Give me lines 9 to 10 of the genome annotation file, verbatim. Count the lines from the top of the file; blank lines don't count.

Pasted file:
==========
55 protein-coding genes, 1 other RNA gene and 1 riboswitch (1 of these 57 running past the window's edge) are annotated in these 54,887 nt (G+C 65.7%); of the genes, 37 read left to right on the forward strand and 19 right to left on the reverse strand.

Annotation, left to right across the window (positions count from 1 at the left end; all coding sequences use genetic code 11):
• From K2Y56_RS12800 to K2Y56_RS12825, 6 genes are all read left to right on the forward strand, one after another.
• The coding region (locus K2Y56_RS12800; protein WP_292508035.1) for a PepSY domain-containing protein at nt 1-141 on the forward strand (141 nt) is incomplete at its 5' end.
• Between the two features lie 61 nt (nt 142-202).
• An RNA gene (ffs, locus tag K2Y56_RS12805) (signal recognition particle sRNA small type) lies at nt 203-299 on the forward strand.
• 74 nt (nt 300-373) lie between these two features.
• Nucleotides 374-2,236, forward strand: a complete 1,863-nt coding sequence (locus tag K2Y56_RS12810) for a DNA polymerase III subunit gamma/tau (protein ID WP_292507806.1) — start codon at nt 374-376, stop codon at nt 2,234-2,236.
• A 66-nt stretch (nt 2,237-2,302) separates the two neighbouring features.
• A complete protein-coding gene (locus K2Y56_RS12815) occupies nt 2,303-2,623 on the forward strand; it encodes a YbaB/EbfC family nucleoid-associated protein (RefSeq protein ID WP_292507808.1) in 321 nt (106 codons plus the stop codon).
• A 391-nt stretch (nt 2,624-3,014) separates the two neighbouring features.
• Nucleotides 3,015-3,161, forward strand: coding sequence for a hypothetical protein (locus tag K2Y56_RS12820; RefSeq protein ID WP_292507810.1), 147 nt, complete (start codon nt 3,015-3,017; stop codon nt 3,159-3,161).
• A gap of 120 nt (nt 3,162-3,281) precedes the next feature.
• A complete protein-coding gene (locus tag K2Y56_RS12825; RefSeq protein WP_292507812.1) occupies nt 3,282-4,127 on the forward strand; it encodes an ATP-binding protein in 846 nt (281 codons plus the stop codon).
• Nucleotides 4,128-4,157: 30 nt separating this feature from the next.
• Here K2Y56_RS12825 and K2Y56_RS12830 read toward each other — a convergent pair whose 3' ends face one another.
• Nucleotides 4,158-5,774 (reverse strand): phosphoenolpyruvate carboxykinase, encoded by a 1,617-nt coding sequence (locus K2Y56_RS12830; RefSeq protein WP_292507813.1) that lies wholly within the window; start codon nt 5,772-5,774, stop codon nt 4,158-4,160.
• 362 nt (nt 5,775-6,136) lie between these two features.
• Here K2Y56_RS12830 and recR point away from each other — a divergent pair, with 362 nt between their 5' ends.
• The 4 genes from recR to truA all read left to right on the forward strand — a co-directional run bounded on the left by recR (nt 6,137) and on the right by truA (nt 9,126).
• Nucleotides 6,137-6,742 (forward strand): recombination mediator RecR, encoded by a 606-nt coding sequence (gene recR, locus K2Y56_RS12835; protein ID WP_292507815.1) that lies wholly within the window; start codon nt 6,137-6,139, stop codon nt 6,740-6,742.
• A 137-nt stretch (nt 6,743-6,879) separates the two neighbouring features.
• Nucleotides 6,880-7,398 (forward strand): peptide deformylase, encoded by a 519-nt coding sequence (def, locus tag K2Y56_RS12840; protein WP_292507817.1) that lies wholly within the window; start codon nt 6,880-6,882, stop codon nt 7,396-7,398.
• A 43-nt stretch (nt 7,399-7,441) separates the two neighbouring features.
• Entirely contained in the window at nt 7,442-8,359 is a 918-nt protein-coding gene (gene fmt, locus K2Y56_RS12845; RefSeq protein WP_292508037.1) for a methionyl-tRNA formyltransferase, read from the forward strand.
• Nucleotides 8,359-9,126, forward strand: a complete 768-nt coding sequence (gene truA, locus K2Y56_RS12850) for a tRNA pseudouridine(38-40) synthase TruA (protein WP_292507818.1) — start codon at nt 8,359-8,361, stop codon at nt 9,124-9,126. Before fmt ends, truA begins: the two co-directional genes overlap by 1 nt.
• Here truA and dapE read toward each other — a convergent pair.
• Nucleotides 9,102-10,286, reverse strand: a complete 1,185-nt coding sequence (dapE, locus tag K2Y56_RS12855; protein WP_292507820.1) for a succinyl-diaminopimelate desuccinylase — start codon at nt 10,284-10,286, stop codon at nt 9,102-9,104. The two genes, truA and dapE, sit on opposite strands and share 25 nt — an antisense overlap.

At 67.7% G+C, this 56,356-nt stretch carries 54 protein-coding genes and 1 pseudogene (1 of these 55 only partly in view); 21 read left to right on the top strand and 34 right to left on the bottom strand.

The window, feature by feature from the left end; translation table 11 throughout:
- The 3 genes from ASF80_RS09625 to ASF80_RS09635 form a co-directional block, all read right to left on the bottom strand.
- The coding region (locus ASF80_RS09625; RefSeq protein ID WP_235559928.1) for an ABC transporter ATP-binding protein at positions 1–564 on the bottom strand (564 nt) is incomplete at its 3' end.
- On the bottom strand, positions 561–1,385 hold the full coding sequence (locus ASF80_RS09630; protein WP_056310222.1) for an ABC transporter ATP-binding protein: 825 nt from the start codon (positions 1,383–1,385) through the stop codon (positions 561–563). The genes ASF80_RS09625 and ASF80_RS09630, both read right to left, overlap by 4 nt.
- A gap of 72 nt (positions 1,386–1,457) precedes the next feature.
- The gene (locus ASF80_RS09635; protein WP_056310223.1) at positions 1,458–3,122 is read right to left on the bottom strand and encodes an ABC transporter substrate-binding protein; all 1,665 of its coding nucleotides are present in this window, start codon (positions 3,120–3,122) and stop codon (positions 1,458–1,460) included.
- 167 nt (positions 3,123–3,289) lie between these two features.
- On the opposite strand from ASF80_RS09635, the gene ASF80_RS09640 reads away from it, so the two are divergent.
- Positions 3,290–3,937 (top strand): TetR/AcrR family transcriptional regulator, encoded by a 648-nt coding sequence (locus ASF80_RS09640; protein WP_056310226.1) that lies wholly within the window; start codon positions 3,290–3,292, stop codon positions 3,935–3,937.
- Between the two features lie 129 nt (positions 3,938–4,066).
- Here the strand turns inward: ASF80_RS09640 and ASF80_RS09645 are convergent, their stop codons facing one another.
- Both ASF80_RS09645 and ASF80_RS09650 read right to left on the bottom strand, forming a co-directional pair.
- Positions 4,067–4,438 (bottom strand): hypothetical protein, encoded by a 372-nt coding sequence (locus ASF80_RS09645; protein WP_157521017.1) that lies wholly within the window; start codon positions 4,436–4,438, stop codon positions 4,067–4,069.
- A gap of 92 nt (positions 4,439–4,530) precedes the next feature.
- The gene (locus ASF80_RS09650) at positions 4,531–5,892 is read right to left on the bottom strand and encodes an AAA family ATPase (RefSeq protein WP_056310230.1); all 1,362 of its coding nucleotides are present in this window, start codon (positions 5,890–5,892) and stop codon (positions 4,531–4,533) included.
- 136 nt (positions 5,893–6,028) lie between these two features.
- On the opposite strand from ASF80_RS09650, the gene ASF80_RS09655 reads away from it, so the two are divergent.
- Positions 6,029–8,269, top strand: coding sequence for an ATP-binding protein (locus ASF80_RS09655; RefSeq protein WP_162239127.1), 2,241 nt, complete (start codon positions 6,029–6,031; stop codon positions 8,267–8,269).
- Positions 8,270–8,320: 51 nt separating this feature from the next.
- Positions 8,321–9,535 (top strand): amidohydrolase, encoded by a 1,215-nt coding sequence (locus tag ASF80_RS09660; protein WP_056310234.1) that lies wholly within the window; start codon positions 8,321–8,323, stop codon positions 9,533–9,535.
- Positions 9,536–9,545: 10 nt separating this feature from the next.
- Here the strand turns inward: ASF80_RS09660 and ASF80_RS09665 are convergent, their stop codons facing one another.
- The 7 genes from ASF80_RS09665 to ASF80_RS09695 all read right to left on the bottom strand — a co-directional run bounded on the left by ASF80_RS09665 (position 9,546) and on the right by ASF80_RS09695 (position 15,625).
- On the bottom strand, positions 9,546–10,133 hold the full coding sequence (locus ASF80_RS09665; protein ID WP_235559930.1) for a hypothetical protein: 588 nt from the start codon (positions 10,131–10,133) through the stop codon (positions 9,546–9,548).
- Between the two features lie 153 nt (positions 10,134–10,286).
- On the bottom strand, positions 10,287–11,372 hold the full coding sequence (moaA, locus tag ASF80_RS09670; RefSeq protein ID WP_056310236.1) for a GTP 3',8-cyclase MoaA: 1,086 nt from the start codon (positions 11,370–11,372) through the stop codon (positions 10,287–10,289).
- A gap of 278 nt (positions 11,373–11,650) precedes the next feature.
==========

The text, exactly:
• A 66-nt stretch (nt 2,237-2,302) separates the two neighbouring features.
• A complete protein-coding gene (locus K2Y56_RS12815) occupies nt 2,303-2,623 on the forward strand; it encodes a YbaB/EbfC family nucleoid-associated protein (RefSeq protein ID WP_292507808.1) in 321 nt (106 codons plus the stop codon).